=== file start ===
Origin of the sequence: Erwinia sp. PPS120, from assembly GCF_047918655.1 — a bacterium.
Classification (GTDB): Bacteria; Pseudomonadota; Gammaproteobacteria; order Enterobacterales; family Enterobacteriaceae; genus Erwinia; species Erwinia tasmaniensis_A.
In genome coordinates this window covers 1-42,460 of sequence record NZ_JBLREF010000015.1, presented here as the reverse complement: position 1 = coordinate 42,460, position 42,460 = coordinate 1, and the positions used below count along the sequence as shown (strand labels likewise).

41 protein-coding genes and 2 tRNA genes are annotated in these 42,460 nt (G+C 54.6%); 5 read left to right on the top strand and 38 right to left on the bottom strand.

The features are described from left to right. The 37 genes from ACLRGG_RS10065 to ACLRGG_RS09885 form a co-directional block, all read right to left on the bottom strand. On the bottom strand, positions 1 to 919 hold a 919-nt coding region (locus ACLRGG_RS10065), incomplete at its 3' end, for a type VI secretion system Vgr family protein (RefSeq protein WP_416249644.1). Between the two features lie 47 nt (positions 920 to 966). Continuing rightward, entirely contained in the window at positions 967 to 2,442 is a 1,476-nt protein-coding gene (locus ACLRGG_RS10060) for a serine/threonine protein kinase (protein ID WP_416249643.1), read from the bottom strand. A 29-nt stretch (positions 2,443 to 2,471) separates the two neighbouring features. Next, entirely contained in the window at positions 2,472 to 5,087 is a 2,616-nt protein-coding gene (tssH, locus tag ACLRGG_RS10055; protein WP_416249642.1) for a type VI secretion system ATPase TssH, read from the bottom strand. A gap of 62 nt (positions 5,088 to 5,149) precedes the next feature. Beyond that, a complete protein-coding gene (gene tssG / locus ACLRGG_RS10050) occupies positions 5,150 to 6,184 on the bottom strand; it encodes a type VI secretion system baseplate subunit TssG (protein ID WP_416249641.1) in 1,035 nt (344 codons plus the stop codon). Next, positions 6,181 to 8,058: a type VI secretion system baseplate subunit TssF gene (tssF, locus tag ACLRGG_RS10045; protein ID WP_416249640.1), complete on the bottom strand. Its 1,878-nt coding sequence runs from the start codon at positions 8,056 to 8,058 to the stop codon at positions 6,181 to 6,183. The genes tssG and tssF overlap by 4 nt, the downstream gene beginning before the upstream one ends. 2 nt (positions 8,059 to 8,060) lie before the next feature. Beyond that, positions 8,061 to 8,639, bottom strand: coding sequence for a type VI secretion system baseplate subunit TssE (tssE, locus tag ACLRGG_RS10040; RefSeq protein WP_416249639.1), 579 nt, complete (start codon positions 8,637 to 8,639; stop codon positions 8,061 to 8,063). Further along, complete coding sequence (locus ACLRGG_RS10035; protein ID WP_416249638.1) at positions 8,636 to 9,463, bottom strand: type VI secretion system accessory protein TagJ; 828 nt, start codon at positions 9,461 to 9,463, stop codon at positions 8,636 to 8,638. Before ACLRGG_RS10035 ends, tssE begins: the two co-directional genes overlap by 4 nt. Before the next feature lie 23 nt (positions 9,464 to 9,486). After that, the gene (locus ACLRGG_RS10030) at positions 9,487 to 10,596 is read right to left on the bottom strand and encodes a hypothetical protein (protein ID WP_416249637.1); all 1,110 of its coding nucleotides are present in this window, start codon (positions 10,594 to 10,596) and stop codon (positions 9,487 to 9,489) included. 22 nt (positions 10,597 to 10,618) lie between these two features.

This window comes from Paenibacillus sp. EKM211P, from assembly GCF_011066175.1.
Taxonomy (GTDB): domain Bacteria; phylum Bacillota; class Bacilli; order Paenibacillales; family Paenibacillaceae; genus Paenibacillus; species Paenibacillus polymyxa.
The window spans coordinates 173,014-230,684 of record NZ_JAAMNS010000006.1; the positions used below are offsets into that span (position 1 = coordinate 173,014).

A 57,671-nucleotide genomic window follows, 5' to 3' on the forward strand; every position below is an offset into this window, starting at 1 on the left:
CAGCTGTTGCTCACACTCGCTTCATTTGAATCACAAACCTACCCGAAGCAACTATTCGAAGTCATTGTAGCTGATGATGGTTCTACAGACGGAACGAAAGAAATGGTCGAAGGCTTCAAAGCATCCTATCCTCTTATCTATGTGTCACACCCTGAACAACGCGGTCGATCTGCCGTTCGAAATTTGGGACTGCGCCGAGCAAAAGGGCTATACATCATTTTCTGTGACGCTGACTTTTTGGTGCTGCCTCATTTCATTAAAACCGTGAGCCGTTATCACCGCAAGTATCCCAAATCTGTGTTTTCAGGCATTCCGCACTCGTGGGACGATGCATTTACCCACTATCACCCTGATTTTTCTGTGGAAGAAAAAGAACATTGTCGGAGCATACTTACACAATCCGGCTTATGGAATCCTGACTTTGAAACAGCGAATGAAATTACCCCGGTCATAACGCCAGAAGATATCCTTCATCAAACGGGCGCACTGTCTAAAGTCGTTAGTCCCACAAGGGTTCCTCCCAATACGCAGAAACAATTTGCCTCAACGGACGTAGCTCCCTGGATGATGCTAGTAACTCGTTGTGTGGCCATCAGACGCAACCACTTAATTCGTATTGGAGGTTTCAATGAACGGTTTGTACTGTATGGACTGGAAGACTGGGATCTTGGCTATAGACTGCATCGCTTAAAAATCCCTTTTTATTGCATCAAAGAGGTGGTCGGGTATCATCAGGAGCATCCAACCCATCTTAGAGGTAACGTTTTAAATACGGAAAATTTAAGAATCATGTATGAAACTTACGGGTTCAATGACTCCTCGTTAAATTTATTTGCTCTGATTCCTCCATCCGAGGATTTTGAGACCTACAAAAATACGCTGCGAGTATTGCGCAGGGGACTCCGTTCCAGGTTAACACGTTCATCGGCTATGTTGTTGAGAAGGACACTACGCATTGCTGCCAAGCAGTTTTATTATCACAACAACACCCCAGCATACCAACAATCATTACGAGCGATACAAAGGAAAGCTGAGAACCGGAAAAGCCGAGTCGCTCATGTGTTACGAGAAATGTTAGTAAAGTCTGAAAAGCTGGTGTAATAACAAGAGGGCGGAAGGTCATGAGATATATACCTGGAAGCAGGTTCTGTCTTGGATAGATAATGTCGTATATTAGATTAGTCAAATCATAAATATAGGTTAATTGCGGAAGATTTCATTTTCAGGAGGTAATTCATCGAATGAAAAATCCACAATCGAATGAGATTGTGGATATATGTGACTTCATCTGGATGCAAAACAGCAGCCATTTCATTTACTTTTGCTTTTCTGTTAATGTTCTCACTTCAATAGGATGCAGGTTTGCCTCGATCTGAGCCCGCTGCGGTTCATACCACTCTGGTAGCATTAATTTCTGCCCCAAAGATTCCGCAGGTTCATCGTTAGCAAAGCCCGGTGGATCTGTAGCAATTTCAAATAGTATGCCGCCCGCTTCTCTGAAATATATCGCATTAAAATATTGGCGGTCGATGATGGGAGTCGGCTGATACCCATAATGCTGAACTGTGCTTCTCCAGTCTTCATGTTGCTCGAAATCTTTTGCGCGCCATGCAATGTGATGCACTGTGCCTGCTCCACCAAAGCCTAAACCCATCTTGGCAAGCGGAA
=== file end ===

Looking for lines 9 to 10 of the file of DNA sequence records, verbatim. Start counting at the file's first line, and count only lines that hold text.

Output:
A 57,671-nucleotide genomic window follows, 5' to 3' on the forward strand; every position below is an offset into this window, starting at 1 on the left:
CAGCTGTTGCTCACACTCGCTTCATTTGAATCACAAACCTACCCGAAGCAACTATTCGAAGTCATTGTAGCTGATGATGGTTCTACAGACGGAACGAAAGAAATGGTCGAAGGCTTCAAAGCATCCTATCCTCTTATCTATGTGTCACACCCTGAACAACGCGGTCGATCTGCCGTTCGAAATTTGGGACTGCGCCGAGCAAAAGGGCTATACATCATTTTCTGTGACGCTGACTTTTTGGTGCTGCCTCATTTCATTAAAACCGTGAGCCGTTATCACCGCAAGTATCCCAAATCTGTGTTTTCAGGCATTCCGCACTCGTGGGACGATGCATTTACCCACTATCACCCTGATTTTTCTGTGGAAGAAAAAGAACATTGTCGGAGCATACTTACACAATCCGGCTTATGGAATCCTGACTTTGAAACAGCGAATGAAATTACCCCGGTCATAACGCCAGAAGATATCCTTCATCAAACGGGCGCACTGTCTAAAGTCGTTAGTCCCACAAGGGTTCCTCCCAATACGCAGAAACAATTTGCCTCAACGGACGTAGCTCCCTGGATGATGCTAGTAACTCGTTGTGTGGCCATCAGACGCAACCACTTAATTCGTATTGGAGGTTTCAATGAACGGTTTGTACTGTATGGACTGGAAGACTGGGATCTTGGCTATAGACTGCATCGCTTAAAAATCCCTTTTTATTGCATCAAAGAGGTGGTCGGGTATCATCAGGAGCATCCAACCCATCTTAGAGGTAACGTTTTAAATACGGAAAATTTAAGAATCATGTATGAAACTTACGGGTTCAATGACTCCTCGTTAAATTTATTTGCTCTGATTCCTCCATCCGAGGATTTTGAGACCTACAAAAATACGCTGCGAGTATTGCGCAGGGGACTCCGTTCCAGGTTAACACGTTCATCGGCTATGTTGTTGAGAAGGACACTACGCATTGCTGCCAAGCAGTTTTATTATCACAACAACACCCCAGCATACCAACAATCATTACGAGCGATACAAAGGAAAGCTGAGAACCGGAAAAGCCGAGTCGCTCATGTGTTACGAGAAATGTTAGTAAAGTCTGAAAAGCTGGTGTAATAACAAGAGGGCGGAAGGTCATGAGATATATACCTGGAAGCAGGTTCTGTCTTGGATAGATAATGTCGTATATTAGATTAGTCAAATCATAAATATAGGTTAATTGCGGAAGATTTCATTTTCAGGAGGTAATTCATCGAATGAAAAATCCACAATCGAATGAGATTGTGGATATATGTGACTTCATCTGGATGCAAAACAGCAGCCATTTCATTTACTTTTGCTTTTCTGTTAATGTTCTCACTTCAATAGGATGCAGGTTTGCCTCGATCTGAGCCCGCTGCGGTTCATACCACTCTGGTAGCATTAATTTCTGCCCCAAAGATTCCGCAGGTTCATCGTTAGCAAAGCCCGGTGGATCTGTAGCAATTTCAAATAGTATGCCGCCCGCTTCTCTGAAATATATCGCATTAAAATATTGGCGGTCGATGATGGGAGTCGGCTGATACCCATAATGCTGAACTGTGCTTCTCCAGTCTTCATGTTGCTCGAAATCTTTTGCGCGCCATGCAATGTGATGCACTGTGCCTGCTCCACCAAAGCCTAAACCCATCTTGGCAAGCGGAA